Corrections & Edition: The chart is for example an 1996 edition but is  when properly corrected  still valid in 2000. Corrections are published several times and should be mentioned in the bottom left corner of the chart.
Information in the Chart
 Depths reduced to Chart Datum: A sounding like (3^{5}) indicates 3,5 meters of water above Lowest Astronomical Tide (if the unit is 'meters' and the chart datum is 'L.A.T.'). An underlined sounding like (0^{4}) indicates a height of 40 cm at L.A.T. which has fallen dry.
 Isobaths: Lines connecting positions with the same depth: depth contours.
 Heights reduced to Chart Datum: Heights of for instance, lighthouses, mountains and cliffs are more often reduced to another datum such as Mean High Water (M.H.W.) or Mean High Water Spring.
 Tidal information: Details of both the horizontal and the vertical movement of the water is often in included in the chart.
 Buoys & Marks: Lightships, lateral and cardinal marks.
 Seabed qualities: Pebbles, seeweed, rocks, wrecks, pipelines.
 Lighthouses: Their height, color, range, and other properties.
 Magnetic Variation: The angle between the true North and the magnetic North varies in place and time. The variation is indicated in the compass card.
 Conspicuous positions on the shore: Churches, Radio masts, mountain tops, etc. These can all be used for navigation and are marked in the chart.
Chart and Coordinates
We use a pair of nautical dividers to obtain precise coordinates from the chart. This gadget enables you to take the distance between that particular position and the closest grid line. You then place the dividers on the scale with one end on this grid line, leaving the other end precisely at your coordinate. Do this twice to get both Latitude and Longitude. Below are some examples. To find a position on the chart
is of course done by reversing this method. Some chart symbols come with a little circle indicating their precise location (see visible wreck).

Visual Wreck 
40° 04',8 N , 24° 52',0 E 

Tower 
39° 55',0 N , 24° 58',0 E 

Dangerous! Wreck 
39° 52',8 N , 24° 42',2 E 

Good Anchorage 
39° 58',5 N , 24° 55',7 E 

Buoy with red Light 
39° 52',5 N , 24° 37',2 E 
Chart and Distances
To measure the distances between, for instance, these two oil rigs, we will again need our dividers. Remember, we can only use the vertical scale. We first take a 'nice' distance like 5' (5 nautical miles) on the vertical scale using the middle latitude. Then we start walking with the dividers from one oil rig to the other. Finally, we adjust the dividers to measure the small remaining part at its own height (its own latitude). Were you to measure it below 40° you would read 2.5' instead of 2.7' !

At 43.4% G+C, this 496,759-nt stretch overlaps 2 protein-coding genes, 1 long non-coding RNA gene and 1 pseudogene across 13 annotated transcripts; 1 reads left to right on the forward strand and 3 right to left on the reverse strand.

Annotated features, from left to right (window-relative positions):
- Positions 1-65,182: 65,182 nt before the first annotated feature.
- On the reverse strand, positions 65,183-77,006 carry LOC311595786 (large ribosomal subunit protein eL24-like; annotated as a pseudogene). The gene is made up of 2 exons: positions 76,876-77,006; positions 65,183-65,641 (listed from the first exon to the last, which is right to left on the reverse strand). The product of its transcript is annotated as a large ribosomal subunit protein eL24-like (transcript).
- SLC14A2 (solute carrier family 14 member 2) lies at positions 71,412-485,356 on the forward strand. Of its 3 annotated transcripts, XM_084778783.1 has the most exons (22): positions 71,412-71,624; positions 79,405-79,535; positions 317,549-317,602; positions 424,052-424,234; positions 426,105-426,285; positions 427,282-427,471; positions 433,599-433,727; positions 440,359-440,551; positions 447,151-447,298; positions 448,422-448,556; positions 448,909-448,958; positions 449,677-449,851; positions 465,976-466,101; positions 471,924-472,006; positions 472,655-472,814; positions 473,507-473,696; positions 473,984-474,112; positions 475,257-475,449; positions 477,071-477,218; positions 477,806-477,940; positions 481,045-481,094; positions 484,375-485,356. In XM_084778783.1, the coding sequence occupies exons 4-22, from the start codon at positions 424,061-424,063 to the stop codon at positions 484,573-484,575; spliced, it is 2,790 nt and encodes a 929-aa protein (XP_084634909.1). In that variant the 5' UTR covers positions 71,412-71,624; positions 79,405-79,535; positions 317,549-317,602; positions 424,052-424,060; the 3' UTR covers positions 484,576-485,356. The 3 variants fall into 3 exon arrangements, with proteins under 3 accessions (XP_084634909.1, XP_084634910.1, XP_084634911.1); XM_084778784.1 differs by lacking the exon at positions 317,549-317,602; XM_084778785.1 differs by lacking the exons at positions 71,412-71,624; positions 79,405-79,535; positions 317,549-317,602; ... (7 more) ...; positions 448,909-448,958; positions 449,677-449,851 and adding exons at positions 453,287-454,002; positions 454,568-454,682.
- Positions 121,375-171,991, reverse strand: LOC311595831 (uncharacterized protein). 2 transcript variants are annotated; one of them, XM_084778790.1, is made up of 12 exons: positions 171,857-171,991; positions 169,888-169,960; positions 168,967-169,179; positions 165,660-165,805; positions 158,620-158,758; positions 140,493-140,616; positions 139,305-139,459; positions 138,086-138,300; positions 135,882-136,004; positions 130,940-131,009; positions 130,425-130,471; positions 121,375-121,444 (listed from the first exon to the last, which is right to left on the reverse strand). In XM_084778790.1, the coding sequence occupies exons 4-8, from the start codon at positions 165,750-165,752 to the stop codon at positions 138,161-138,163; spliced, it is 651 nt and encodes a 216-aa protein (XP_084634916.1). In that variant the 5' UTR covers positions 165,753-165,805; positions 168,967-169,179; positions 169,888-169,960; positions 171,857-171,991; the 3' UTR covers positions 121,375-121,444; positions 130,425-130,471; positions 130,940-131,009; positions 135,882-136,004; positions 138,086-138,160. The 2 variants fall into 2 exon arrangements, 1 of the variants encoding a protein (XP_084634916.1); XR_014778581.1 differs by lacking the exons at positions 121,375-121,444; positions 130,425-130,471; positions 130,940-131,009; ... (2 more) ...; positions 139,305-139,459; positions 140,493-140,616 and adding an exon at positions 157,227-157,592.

Chart and Courses
So now we can measure distances and locate coordinates, but we do also need directions. For example we need
to find the course from buoy A to buoy B. To accomplish this we may use parallel rules as shown in this chart. First you line this instrument up with the two positions. Then follows the intriguing part in moving the device to the compass rose without losing its alignment. Finally, when one of the rules is aligned with the heart of the compass card, you can read course AB. In this example: 153°.
Important Symbols

Super(light)buoy, Lanby. 


Light buoy. 

Lateral green starboard hand buoy. 


Lateral red port hand buoy. 

Safe water mark (red/white). 


Cardinal buoy, West mark. 

Stone; drying height above chart datum. 


Foul seabed. Avoid anchoring here. 

Danger, least depth by sounding. 


Danger, depth swept by wire drag. 

Wreck visible at chart datum. 


Wreck showing Mast(s) above chart datum. 

Dangerous! Wreck, depth unknown. 


Wreck, not dangerous (10 m below chart datum). 

Position for which tidal levels are tabulated. 


Position for which tidal stream data are tabulated. 

Sector light, color changes on different bearings. 


Danger line, in general. 

Oil rig, prohibited zone of 500 m. 


Lighted platform, prohibited zone of 500 m. 
Obstn 
Obstruction. 

Wd 
Seaweed, describes seabed. 
PA 
Position Approximate. 

P 
Pebbles, the seabed. 
St 
Stones  Danger. 

Whis 
Whistle Buoy. 
FL 42m 29M 
Flashing light, 42 meters above datum, range 29'. 

LFl 10s 
Long flashing light, period 10 seconds. 
So, now it is clear that you can find in the chart: "cardinal marks", "chart sounding datums" and "lighthouses that longflash at you" . But what does all this mean?
Well, "lights" along with "Lateral and Cardinal Buoys" are dealt with in great detail in the Navigation Aids chapter while the exact meaning of "chart datums" will be explained in the chapter about Tides. For now, just remember that all this information can be found in the nautical chart.
Overview
Mercator projection: Most coastal nautical charts are constructed with this method. Angles are true and distances can be measured using the vertical scale.
Stereographic projection: Used for chart covering small areas. Like the Mercator projection use the vertical scale to measure distances.
Gnomeric projection: Used for vast areas. Great circles appear as straight lines on the chart.
Great circle navigation: The shortest course on earth between two positions is a great circle; for circumnavigating and ocean crossings.
Loxodrome: A line which makes the same angle with all meridians. Theoretically not the shortest route, but a handy straight line on a Mercator chart.
Horizontal Geodetic Datum: Defines the relationship between the ellipsoid adopted as the model of the Earth's shape, and the Earth itself. Coordinates which refer to, for instance, AIA should be corrected before plotting them in a chart based on another horizontal datum. If your GPS reciever consistently disagrees with known positions by a constant amount and direction,
then check you have set it to display the correct horizontal datum.
Chart Sounding Datum: The tidal datum (fictitious plane) to which soundings, heights, elevations and drying heights on a chart are referred.
Vertical scale: Distances in nautical miles or minutes (') should be measured at the same latitude on the vertical scale.
Corrections: Each chart is liable to corrections which are published by either a national body or the publisher of the nautical chart.